|Publication number||US7175712 B2|
|Application number||US 10/339,264|
|Publication date||Feb 13, 2007|
|Filing date||Jan 9, 2003|
|Priority date||Jan 9, 2003|
|Also published as||US20040135159|
|Publication number||10339264, 339264, US 7175712 B2, US 7175712B2, US-B2-7175712, US7175712 B2, US7175712B2|
|Inventors||Stephen B. Siegel|
|Original Assignee||Con-Trol-Cure, Inc.|
|Export Citation||BiBTeX, EndNote, RefMan|
|Patent Citations (71), Non-Patent Citations (3), Referenced by (43), Classifications (21), Legal Events (4)|
|External Links: USPTO, USPTO Assignment, Espacenet|
1. Field of the Invention
The present invention relates to a method and apparatus for utilizing ultraviolet (UV) light emitting diodes in staggered arrays and mechanisms for moving the arrays to avoid “hot spots” and provide a uniform application of ultraviolet light to a moving object including inks, coatings or adhesives having UV photo initiators for converting, when exposed to UV light, monomers in the inks, coatings or adhesives to linking polymers to solidify the monomer material. Also, an inert, non-oxygen, gas is injected into the area where the staggered arrays of ultraviolet light emitting diodes, UV-LED's are positioned to apply UV light to the moving objects to enhance the curing of the ultraviolet activated UV photo initiators.
2. Description of the Prior Art
Heretofore, ultraviolet lamps have been used for the curing of ultraviolet inks, coatings and adhesives.
More recently, EXFO and EFOS of Mississauga, Ontario, Canada have developed UV light emitting diodes (LED's) and gathered them in large numbers for use in curing ultraviolet light sensitive monomers to polymerize the monomers and solidify the ink, coating or adhesive.
While the use of a large number of UV-LED's provide many efficiencies, namely in cost and energy consumption, there is still the problem of effective curing with low intensity UV-LED's and with respect to “hot spots” which provide more curing at “hot spots” then at other locations in the ink, coating or adhesive being cured.
Also, in the UV-LED prior art, the LED is positioned to achieve uniformity for back light displays and other lighting applications. The criteria for such uniformity are primarily designed to create an appearance that the backlight is uniform for a visual appearance.
It is, therefore, desirable to provide an improved UV method and apparatus for applying UV light emitted from UV LED's more uniformly and avoid hot spots to more effectively cure UV inks, coatings and adhesives.
As will be described in greater detail hereinafter, the method and device of the present invention provide techniques and structures for applying UV light emitted from UV-LED's more uniformly so that such light is more effective in curing inks, coatings and adhesives and, by applying the UV light more evenly, reducing, if not all together eliminating, “hot spots”.
According to the present invention there is provided staggered arrays of UV LED assemblies on a panel with the UV LED assemblies being arranged in rows with each row being staggered from adjacent rows.
In addition to the staggering of the UV LED assemblies in adjacent rows, a UV curable product, article or other object having a UV ink, coating or adhesive to be cured, is moved on or in a web past, and closely adjacent, the arrays.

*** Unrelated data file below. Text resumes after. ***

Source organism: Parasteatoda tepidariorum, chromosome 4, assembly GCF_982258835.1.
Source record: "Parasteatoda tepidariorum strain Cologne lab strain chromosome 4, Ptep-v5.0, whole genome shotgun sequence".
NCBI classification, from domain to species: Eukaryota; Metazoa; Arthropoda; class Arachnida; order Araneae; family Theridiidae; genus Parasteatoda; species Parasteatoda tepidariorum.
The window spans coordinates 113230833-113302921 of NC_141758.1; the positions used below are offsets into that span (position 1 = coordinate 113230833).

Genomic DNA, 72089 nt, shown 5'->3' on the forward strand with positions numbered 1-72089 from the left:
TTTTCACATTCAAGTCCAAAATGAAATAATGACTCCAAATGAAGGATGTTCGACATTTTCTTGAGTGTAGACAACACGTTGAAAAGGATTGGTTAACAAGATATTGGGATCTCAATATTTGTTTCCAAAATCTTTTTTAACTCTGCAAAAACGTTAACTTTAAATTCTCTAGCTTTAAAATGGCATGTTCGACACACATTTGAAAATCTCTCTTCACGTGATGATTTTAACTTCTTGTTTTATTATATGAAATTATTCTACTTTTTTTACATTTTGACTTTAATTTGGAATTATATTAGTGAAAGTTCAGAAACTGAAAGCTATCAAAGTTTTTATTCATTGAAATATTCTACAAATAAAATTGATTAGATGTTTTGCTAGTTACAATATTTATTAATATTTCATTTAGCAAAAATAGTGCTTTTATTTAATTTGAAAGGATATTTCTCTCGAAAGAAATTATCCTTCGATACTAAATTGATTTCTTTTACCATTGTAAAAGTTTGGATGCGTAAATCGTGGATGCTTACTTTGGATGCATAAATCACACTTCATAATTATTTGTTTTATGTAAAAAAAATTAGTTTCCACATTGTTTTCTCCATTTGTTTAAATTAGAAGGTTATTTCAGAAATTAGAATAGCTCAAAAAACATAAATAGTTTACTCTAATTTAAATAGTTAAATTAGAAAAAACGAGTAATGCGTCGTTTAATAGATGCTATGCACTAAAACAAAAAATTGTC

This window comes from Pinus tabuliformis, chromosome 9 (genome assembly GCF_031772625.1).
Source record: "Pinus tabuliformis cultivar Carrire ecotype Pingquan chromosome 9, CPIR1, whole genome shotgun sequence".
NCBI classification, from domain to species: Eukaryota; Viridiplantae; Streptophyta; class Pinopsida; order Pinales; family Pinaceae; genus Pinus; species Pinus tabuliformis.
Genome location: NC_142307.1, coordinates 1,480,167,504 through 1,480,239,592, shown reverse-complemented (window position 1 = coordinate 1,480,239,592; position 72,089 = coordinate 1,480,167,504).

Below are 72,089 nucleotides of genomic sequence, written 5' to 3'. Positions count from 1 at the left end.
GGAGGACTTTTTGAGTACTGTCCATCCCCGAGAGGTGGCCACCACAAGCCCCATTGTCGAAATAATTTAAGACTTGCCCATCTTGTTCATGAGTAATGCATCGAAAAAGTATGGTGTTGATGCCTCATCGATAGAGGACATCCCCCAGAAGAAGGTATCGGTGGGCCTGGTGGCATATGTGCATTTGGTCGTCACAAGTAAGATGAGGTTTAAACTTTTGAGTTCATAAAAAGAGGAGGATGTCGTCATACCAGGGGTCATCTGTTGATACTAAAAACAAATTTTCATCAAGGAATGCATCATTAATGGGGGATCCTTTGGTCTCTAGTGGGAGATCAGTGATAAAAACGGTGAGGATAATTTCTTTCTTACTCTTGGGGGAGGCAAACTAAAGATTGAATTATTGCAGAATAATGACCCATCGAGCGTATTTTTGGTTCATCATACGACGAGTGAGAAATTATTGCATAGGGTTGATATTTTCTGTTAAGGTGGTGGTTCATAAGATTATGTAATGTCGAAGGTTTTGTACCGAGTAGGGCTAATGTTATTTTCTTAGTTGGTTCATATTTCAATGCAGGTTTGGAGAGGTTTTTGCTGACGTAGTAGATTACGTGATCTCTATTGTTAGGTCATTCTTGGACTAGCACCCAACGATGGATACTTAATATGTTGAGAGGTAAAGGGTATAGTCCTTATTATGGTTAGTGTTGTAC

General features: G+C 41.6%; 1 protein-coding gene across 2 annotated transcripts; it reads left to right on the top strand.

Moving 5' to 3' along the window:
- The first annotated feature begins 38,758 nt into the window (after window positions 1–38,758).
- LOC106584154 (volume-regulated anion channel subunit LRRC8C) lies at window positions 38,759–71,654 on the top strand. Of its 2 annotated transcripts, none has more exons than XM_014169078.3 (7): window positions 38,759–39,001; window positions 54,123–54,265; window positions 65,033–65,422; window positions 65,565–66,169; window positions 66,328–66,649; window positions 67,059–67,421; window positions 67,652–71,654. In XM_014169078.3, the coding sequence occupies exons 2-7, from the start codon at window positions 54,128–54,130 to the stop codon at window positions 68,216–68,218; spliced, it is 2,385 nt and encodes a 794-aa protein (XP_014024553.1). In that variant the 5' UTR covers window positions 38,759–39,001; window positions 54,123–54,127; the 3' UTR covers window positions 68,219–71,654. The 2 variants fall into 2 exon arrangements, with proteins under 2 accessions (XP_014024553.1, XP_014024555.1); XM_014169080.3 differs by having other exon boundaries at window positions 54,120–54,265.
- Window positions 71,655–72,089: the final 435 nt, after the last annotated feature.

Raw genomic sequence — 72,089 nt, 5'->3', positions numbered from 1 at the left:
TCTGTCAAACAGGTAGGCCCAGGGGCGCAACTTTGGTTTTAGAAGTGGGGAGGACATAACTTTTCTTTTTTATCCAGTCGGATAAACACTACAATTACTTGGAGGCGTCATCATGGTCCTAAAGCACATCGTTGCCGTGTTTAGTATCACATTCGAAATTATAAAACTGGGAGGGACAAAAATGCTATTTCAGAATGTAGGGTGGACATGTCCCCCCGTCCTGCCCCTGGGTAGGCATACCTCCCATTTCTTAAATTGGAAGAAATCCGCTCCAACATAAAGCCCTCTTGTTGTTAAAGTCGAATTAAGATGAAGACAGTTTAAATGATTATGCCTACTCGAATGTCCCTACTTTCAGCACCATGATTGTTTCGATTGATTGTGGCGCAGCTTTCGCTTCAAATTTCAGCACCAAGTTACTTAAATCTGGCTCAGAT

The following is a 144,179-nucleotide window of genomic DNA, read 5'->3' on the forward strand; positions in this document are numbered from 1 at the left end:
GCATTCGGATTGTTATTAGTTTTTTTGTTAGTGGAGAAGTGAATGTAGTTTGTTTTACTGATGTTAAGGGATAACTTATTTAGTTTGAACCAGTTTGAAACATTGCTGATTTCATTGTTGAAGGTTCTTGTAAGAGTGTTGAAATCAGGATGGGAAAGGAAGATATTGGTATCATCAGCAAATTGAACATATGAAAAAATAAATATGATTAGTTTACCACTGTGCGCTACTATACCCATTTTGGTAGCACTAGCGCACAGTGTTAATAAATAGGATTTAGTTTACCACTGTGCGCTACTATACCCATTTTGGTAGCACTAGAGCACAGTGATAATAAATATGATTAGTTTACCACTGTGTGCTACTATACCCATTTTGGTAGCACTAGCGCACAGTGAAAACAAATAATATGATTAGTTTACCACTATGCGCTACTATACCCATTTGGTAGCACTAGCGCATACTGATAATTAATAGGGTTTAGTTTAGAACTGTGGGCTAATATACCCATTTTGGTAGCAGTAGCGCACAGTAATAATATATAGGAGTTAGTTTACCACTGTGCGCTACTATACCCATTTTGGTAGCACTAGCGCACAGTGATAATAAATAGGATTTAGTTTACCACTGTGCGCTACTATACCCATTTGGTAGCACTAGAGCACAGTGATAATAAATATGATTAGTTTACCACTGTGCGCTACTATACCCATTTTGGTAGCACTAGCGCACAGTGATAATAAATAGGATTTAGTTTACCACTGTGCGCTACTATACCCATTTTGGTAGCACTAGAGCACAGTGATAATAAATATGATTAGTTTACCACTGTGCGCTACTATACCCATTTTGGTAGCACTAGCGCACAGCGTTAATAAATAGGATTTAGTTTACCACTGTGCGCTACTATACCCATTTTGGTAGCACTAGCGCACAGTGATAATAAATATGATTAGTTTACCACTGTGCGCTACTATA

Further, the panel is moved or translated in an X direction and in a Y direction, much like an orbital sander, thereby to cause a slight sweeping of the light from each UV LED assembly over an orbital area, e.g., in a circular or elliptical pattern, thereby minimizing the creation of “hot spots” and to uniformly apply UV light to the product, article or other object having the UV ink, coating or adhesive.
In one preferred embodiment, the web containing the UV curable product, article or other object to be cured is arranged to move vertically. A gas having a molecular weight heavier than air can be injected at the upper end of the path of movement of the UV curable product, article or other object having a UV ink, coating, or adhesive thereon as it moves past a panel of arrays of UV LED assemblies. Furthermore, a gas having a molecular weight lighter than air can be injected at the lower end of the path of movement of the UV curable product, article or other object having a UV ink, coating or adhesive thereon as it moves past the panel of arrays of UV LED assemblies.
The method and apparatus of the present invention provide uniformity of light application from a flat panel having an array of UV-LED's. This result is obtained when the product and/or the light fixture is moved relative to and across the UV light beams from the UV-LED assemblies. This movement in of itself has the ability to offer one element of uniformity. That is, the movement of the product or the movement of the light array addresses the problem of providing uniformity in the direction of the product flow or of the lamp movement.
The “X Axis” uniformity is addressed by the movement of the product or of the LED array.
The “Y Axis” uniformity is addressed by how the LED chips are arranged. To achieve the cure rates that are associated with typical UV curing applications, a very large number of UV-LED chips are arranged to deliver, the amount of UV energy necessary to cure the polymers.